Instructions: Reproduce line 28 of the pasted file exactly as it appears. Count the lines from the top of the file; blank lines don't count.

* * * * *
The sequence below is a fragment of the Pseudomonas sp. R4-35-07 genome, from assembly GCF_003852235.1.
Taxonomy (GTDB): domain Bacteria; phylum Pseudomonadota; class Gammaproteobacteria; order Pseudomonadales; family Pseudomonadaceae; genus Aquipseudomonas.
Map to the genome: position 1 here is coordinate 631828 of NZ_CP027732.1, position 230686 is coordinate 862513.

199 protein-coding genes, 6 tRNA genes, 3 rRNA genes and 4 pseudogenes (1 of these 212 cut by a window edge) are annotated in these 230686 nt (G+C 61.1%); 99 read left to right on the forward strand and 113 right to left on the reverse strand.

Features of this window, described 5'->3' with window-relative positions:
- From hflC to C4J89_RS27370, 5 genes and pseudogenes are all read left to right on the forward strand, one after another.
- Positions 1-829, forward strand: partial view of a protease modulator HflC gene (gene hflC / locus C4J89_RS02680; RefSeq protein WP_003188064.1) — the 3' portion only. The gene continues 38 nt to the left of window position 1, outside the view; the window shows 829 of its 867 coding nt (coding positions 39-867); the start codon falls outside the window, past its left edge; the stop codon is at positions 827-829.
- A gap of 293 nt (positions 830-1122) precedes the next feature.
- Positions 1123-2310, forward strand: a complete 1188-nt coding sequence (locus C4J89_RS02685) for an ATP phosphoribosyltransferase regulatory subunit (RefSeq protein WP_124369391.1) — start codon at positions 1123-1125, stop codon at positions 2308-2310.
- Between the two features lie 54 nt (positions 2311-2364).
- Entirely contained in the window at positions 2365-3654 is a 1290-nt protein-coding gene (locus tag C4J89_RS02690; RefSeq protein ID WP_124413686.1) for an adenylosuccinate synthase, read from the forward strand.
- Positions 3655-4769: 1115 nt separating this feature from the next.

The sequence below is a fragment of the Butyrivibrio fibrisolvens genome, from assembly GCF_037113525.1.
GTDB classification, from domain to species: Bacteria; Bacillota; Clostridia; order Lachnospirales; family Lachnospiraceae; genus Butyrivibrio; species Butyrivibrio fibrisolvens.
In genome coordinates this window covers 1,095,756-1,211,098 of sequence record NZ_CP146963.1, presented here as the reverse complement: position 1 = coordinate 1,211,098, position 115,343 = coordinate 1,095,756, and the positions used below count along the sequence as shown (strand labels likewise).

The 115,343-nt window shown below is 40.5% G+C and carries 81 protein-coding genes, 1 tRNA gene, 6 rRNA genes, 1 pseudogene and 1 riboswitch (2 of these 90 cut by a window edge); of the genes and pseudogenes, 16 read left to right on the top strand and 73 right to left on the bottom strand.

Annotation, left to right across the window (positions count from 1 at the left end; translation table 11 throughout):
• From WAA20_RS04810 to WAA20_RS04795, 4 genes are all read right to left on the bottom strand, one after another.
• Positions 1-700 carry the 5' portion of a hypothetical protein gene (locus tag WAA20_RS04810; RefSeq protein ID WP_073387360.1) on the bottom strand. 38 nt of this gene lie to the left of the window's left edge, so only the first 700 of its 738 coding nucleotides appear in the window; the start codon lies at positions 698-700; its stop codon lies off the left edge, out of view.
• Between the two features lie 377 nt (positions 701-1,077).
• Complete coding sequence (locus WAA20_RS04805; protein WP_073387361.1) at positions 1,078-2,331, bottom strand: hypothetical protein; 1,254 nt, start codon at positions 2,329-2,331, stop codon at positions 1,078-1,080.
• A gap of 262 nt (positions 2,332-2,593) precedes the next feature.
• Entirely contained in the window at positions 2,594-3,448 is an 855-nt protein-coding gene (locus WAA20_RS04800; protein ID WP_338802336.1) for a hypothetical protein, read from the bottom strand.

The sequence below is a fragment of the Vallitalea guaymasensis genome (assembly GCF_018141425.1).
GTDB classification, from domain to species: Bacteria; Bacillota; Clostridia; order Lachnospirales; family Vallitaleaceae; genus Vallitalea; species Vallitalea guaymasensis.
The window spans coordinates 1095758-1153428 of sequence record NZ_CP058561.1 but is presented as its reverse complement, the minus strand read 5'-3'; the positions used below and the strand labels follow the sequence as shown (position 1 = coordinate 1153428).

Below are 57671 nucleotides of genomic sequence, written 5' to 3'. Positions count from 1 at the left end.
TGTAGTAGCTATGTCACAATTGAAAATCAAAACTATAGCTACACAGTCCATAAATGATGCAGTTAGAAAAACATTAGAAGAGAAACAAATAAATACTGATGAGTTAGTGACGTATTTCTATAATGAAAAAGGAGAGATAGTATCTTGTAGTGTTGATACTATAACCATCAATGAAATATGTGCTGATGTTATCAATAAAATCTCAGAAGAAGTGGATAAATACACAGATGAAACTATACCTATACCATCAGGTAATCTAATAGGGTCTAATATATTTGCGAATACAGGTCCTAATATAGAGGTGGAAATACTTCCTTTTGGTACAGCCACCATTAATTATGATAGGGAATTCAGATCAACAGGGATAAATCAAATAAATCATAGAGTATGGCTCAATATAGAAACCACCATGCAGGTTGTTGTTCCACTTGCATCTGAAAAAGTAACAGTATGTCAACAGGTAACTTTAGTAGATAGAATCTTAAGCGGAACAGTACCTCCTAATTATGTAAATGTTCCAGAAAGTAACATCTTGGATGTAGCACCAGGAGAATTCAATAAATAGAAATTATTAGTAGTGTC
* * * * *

TGTAGTAGCTATGTCACAATTGAAAATCAAAACTATAGCTACACAGTCCATAAATGATGCAGTTAGAAAAACATTAGAAGAGAAACAAATAAATACTGATGAGTTAGTGACGTATTTCTATAATGAAAAAGGAGAGATAGTATCTTGTAGTGTTGATACTATAACCATCAATGAAATATGTGCTGATGTTATCAATAAAATCTCAGAAGAAGTGGATAAATACACAGATGAAACTATACCTATACCATCAGGTAATCTAATAGGGTCTAATATATTTGCGAATACAGGTCCTAATATAGAGGTGGAAATACTTCCTTTTGGTACAGCCACCATTAATTATGATAGGGAATTCAGATCAACAGGGATAAATCAAATAAATCATAGAGTATGGCTCAATATAGAAACCACCATGCAGGTTGTTGTTCCACTTGCATCTGAAAAAGTAACAGTATGTCAACAGGTAACTTTAGTAGATAGAATCTTAAGCGGAACAGTACCTCCTAATTATGTAAATGTTCCAGAAAGTAACATCTTGGATGTAGCACCAGGAGAATTCAATAAATAGAAATTATTAGTAGTGTC